EghtesadOnline: Intensified French efforts to ease tensions between Iran and the United States are unlikely to result in de-escalation as disagreements between the old foes go beyond the nuclear issue, a political analyst says.
"Despite all the efforts being made, I believe that no great economic opening can be envisioned for Iran and the reason is plain and simple. The Islamic Republic's only problem is with the United States, not Europe, Japan, Russia or China," Mohsen Jalilvand also told the Iranian Diplomacy website in a recent interview.
"So, Iran and the United States should change their policies toward each other. Otherwise, it does not seem likely that any country, even France, would be able to take a significant, tangible step toward reducing tensions in Tehran-Washington ties," he added.
Foreign Minister Mohammad Javad Zarif made a flying visit for talks with host France at the G7 Summit in Biarritz on Sunday, as Paris is leading efforts to end the present impasse, a dramatic diplomatic move that the White House said had surprised them, according to Fionancial Tribune.
European leaders have struggled to tamp down the brewing confrontation between Tehran and Washington since US President Donald Trump pulled out of Iran's internationally-brokered 2015 nuclear deal and reimposed sanctions on the OPEC producer.
"Road ahead is difficult. But worth trying," Zarif tweeted, adding that in addition to meeting French leaders he had given a joint briefing to officials from Germany and Britain.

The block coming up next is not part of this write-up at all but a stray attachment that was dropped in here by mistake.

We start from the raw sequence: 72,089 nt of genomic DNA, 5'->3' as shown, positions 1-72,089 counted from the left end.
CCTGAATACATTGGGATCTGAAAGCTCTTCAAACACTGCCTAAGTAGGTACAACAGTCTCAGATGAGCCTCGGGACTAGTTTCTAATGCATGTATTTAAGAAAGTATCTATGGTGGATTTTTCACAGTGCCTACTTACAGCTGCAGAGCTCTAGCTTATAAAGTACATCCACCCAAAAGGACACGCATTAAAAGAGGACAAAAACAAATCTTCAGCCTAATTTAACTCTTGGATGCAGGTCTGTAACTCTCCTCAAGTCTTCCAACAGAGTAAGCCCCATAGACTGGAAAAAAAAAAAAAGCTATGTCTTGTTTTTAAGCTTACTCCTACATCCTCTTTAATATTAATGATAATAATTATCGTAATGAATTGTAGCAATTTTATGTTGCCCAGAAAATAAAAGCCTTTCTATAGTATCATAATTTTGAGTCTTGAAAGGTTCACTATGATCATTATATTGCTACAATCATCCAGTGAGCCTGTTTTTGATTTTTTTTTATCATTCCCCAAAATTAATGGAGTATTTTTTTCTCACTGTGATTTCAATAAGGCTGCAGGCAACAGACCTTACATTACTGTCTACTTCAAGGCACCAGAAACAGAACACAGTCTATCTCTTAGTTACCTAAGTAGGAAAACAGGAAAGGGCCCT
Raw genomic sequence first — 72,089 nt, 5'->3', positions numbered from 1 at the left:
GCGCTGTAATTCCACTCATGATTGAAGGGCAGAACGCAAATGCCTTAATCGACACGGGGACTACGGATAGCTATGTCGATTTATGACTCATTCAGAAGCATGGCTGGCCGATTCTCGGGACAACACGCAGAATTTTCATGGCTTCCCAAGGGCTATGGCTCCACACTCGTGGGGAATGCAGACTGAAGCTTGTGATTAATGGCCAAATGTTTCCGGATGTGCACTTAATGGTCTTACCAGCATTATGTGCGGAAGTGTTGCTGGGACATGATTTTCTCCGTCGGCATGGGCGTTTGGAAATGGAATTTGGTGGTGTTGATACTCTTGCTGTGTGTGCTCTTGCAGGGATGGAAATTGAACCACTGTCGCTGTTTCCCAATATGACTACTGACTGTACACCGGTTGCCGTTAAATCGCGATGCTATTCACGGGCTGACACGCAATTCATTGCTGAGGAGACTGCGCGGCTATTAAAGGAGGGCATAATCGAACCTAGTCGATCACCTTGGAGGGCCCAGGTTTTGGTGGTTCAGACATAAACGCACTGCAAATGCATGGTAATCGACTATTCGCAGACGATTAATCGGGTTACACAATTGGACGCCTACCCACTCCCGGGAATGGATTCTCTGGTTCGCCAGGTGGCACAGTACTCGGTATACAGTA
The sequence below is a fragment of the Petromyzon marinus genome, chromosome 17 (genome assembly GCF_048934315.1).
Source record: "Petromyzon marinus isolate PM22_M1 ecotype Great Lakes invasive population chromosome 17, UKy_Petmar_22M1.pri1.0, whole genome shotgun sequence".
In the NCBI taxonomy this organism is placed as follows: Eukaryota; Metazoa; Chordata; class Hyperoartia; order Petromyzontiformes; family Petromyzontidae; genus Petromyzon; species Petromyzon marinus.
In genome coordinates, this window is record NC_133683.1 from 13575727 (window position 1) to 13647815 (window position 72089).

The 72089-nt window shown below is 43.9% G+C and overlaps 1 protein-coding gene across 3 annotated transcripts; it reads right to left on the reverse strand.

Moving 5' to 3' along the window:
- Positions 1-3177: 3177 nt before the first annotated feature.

French President Emmanuel Macron had also met the chief diplomat on Friday in a closed-door session with the aim of discussing proposals that could ease the crisis, including the idea of reducing some US sanctions or providing Iran with an economic compensation mechanism, Reuters reported. Zarif said the talks had been productive.
Dialogue Prospects Dim
Jalilvand, an expert on international affairs, painted a grim picture of prospects for improvement of Iran-US ties in the short or medium term, stressing that problems between the two countries are deep rooted.
"I believe that Trump is not ready to change its stance toward Iran even for a short period," he said, adding that recent developments in the Persian Gulf have changed the situation for the worse.
He was referring to Iran's downing of a US military surveillance drone in the Persian Gulf in June and the US decision to set up an international military coalition to safeguard shipping in strategic waters off Iran and Yemen, following tanker attacks in the Persian Gulf. Washington has blamed the tanker attacks on Tehran, but Iran denies any involvement.
Jalilvand said Washington's problems with Iran are not limited to its nuclear activities and are "too complicated, deep rooted and serious" to be resolved through the ongoing diplomatic efforts.
He added that Trump, who is determined to curb Tehran's regional influence, wants to negotiate with Iran "from the position of strength". "This is while Iran has flatly rejected any offer of dialogue with the United States."
Iranian authorities have repeatedly said that they will not hold any talks with the United States unless sanctions are lifted.
"What is clear is that if the current situation prevails, we will be witnessing an escalation of tensions in Iran-US relations," the expert said.